After U.S. lawmakers urged Visa and Mastercard to cancel their planned credit card fee hikes on Friday, the National Retail Federation (NRF) today followed suit in asking the “big two” payments processors to put a halt to the plan scheduled to take effect in May.
The retail trade association cited a bipartisan letter from both Republican and Democratic members of Congress saying higher fees would add to inflation, and ultimately trickle down to shoppers who could end up paying more.
“American consumers are struggling under the worst inflation in four decades and these increases would only make the situation worse,” said Leon Buck, vice president for government relations, banking and financial services, National Retail Federation. “Swipe fees are a percentage of the transaction, so banks and card networks are already receiving an unearned windfall as they piggyback on higher prices. They’re going to see billions of dollars more in revenue this year even if rates stay the same, so an increase would only add insult to injury.”
Currently, Mastercard’s extra swipe fees, known as interchange fees, range between 1.15 percent of the initial charge (with 5 cents added) to 2.95 percent of the initial charge, with an additional 10 cents. For Visa, the range fits between 1.15 percent of the charge with an added 25 cents to 2.7 percent of the initial price with and added 10 cents.
The low end of Mastercard’s swipe fee range would increase to 1.45 percent of the price, with 10 cents tacked on, while the higher end would jump to 3.15 percent plus another 10 cents. Visa’s range would jump to 1.40 percent of the charge plus 5 cents, with the top end peaking at 3.15 percent and 10 added cents.
Interchange rates are traditionally set twice a year in April and October, and take effect starting the next month.
Across the four major card issuers including American Express and Discover, the fees vary for consumers based on whether they pay via credit card or debit card, the type of payment made (card present vs. the contactless card not present) or the type of business hosting the transaction.
“Senators and representatives from both sides of the aisle coming together to address this issue shows that Congress recognizes the impact these fees are having on the small businesses and consumers they represent,” Buck said. “These fees drive up prices for consumers and affect shoppers in every congressional district and state in the country. We stand with lawmakers who are willing to take the side of Main Street over Wall Street.”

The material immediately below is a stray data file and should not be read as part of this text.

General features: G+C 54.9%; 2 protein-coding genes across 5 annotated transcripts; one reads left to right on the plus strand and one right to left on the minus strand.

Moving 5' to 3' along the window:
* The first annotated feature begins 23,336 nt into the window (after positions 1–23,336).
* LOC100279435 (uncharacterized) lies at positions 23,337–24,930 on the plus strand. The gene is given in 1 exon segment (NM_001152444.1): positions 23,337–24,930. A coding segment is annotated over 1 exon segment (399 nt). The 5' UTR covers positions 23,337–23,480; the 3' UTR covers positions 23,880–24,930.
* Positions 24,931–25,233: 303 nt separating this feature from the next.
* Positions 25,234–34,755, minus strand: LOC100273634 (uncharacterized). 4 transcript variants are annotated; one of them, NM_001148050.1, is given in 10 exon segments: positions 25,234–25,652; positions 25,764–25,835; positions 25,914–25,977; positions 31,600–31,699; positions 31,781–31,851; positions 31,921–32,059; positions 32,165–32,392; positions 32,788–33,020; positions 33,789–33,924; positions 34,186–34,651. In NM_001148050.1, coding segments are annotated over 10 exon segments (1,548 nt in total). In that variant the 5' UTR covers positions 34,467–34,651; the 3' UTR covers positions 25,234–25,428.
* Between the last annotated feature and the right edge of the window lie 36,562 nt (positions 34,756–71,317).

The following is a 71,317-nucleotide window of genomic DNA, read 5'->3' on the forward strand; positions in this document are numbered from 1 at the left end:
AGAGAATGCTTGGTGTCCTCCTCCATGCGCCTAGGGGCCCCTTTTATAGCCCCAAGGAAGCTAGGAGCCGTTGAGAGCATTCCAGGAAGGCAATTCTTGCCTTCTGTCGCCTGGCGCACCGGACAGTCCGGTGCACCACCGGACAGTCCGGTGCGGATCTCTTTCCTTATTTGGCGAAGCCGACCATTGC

On Friday, Senators Roger Marshall (R-Kan.), and Richard J. Durbin, (D-Ill.), and Representatives Beth Van Duyne, (R-Texas), and Peter Welch, (D-Vt.), sent a letter asking Visa and Mastercard to withdraw plans to implement the package of swipe fee increases this month.
The estimated $1.2 billion in increases were scheduled to take effect in April last year, but were postponed after Durbin and Welch said the timing wouldn’t help an economy struggling to recover from the pandemic.
“As Americans are dealing with the highest rate of inflation in decades, your profits are already high enough and any further fee increase is simply taking advantage of vulnerable Americans,” the letter said. “Raising your interchange fee rates even higher will undoubtedly increase the already high costs consumers are facing and add to inflationary pressure, which is the last thing American families deserve right now.”
While these interchange fees aren’t paid directly by consumers, merchants such as retailers, restaurants and convenience stores pay them whenever a customer pays by card. Visa and Mastercard set these fees, which they pocketed as a percentage of the total purchase. Merchants can elect to pass them along to customers in the form of higher prices, most commonly by enforcing shoppers to pay minimums if they are using a credit card instead of cash.
However, one argument for the hikes is that planned fee changes actually could help smaller businesses who are often the most impacted by the interchange fees. For both Visa and Mastercard, the planned fee changes will include both increases and decreases.
Mastercard, for example, is lowering costs for all merchants with transactions below $5. Visa has previously said it will lower fees for some small businesses.
“The April adjustments will lower interchange fees for most small businesses,” Jeff Tassey, board chairman of the Electronic Payments Coalition, which represents card networks and issuers, told the Wall Street Journal. He said the letter from Congress is “evidence that big box retailers don’t like that.”
Banks that issue their cards charged retailers $77.5 billion in credit card swipe fees last year and $28.1 billion in debit card swipe fees, the letter said. Across just Visa and Mastercard, credit card fees totaled $55.4 billion in 2021, versus $53.6 billion in 2019 and $44.4 billion in 2020, when many nonessential stores were closed in the early stages of the Covid-19 pandemic.
Swipe fees for all types and brands of cards totaled $137.8 billion in 2021, more than double the amount 10 years earlier, according to the Nilson Report.
Interchange fees, which average 2.22 percent of the transaction amount for Visa and Mastercard credit cards, are most merchants’ highest operating cost after labor. The fees drive up consumer prices, amounting to more than $700 a year for the average American family, NRF said.